BTW, I think dew points are getting even worse that temperatures per se. I want to see charts of global DPs over time. Around here in SE VA, we’re getting lower 70s in June – that is almost unprecedented. And, it used to snow more often.

  30. 280
    Gilles says:

    BPL, 100 $ per ton of CO2 is not 27$ per ton of C but rather 300 $, since 1 tC = 3t CO2 approximately. But it represents “only” 50 $/bl.

    Note that results were not so good in Netherlands and in Norway, and the CO2 emission of France leveled off since 1990 too, although no extra carbon tax was imposed.

    But there is a strange contradiction in the supposed effect of a tax. Everybody agrees that emitting more than 1000 GtC can be possible only if we extract massively unconventional resources. And everybody agrees that these unconventional resources can become economically profitable only if the prices increases substantially, much more than 100 $ per ton of C. So the tax is supposed to be efficient to reduce the consumption , but the bigger increase of the price of fossil fuels is supposed to do nothing at all, since it would accompany a huge increase of consumption.?

  31. 281
    Ray Ladbury says:

    Neil Bates and Pete Best,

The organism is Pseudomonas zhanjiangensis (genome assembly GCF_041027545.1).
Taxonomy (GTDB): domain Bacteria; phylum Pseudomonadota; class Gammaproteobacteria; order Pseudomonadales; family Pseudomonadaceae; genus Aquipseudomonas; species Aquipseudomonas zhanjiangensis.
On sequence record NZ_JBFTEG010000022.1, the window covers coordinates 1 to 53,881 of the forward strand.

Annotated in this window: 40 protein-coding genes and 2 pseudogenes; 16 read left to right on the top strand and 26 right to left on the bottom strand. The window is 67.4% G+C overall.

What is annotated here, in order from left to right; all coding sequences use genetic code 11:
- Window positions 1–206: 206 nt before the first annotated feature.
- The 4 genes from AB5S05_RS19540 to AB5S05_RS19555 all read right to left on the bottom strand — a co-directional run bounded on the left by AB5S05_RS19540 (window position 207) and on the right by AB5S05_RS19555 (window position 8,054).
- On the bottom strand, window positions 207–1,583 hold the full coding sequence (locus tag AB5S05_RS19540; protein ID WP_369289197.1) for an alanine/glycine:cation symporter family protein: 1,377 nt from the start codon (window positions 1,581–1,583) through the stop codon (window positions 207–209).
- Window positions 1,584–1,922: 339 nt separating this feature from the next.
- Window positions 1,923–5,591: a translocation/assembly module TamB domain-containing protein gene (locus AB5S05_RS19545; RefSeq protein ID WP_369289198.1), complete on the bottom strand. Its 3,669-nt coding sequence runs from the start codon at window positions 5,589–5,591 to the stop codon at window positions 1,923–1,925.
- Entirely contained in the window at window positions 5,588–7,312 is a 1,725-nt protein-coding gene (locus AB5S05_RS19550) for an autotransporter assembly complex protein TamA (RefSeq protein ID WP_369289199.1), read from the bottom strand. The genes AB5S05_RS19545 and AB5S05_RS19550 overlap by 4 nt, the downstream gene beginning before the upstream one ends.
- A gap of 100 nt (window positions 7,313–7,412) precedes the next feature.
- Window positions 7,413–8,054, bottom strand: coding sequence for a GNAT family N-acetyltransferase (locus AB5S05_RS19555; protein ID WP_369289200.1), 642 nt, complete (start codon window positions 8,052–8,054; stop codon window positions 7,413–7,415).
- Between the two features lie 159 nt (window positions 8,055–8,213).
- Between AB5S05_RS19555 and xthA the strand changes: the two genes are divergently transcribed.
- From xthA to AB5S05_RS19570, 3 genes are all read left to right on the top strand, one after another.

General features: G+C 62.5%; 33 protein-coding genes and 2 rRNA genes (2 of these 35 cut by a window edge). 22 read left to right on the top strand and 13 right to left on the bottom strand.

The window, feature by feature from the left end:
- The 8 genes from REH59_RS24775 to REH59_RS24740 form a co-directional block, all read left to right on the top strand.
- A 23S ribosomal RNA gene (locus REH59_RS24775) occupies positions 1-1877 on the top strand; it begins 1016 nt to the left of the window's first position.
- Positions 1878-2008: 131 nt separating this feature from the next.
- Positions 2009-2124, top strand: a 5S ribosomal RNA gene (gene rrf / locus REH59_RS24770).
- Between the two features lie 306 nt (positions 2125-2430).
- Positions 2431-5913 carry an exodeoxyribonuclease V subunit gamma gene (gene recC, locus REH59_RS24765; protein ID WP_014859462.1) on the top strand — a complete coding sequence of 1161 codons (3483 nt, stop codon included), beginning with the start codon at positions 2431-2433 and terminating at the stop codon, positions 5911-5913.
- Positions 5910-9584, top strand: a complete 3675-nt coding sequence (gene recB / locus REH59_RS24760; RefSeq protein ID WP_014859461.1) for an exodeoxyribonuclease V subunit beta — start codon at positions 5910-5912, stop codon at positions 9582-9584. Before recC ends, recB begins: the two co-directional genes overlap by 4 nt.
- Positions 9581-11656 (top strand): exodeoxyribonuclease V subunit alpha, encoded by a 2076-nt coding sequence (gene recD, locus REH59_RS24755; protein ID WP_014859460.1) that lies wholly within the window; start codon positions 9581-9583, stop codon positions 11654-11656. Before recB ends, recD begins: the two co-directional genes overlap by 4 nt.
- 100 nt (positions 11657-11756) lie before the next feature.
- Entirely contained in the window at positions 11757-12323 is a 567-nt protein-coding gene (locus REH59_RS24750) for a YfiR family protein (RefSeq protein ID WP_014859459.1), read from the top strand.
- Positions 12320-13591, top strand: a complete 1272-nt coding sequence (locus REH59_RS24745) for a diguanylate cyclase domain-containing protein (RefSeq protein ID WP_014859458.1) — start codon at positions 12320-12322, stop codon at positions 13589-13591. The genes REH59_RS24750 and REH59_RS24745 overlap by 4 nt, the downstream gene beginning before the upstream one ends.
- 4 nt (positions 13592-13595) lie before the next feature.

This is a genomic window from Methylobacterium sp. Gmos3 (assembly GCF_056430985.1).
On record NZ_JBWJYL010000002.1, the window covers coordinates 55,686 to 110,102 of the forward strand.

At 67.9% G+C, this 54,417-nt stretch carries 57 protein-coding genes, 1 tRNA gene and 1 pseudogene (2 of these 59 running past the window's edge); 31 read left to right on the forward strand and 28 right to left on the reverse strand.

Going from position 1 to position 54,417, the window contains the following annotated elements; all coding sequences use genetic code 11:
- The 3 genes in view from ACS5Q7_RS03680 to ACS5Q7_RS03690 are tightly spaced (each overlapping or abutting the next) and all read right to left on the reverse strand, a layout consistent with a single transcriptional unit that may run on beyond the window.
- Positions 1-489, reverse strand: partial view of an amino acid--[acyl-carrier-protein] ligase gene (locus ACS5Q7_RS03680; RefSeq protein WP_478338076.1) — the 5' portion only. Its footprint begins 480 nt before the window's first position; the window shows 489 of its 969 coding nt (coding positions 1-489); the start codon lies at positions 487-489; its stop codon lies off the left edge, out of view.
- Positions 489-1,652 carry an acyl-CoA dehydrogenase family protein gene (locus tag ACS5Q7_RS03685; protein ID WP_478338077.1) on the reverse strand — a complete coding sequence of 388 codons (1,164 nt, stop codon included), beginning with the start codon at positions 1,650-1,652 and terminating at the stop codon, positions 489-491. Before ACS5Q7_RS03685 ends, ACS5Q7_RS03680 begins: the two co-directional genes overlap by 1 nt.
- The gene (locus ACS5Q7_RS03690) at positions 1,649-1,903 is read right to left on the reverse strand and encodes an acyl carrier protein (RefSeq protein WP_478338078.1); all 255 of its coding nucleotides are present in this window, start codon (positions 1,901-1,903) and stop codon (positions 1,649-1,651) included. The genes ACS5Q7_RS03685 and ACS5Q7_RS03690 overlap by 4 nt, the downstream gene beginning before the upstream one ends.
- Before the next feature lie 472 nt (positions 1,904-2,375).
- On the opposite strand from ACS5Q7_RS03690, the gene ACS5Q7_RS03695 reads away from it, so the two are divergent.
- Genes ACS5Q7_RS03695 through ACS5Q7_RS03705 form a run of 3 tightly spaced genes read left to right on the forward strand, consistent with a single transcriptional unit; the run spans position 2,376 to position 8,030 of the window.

I am not sure how large your respective victories are. Both Christy and Motl continue to argue in a manner utterly unconstrained by evidence. I do not see how either man produces their “estimates” unless they are pulling them out of some alternative orifice. Motl’s long-time dalliance with string theory (I don’t think he’s produced anything useful) could explain his lack of respect for evidence, but Christy ought to know better.

  32. 282
    SecularAnimist says:

    gavin wrote: “Can we please move on from apocalyptic doomsday scenarios?”

    That’s a really poignantly ironic comment, when you think about it.

    Sometimes when I look at how AGW is proceeding right before our very eyes, I feel like I am asking Nature that very question.

    And Nature replies, “Uh, no, not really.”

  33. 283
    ccpo says: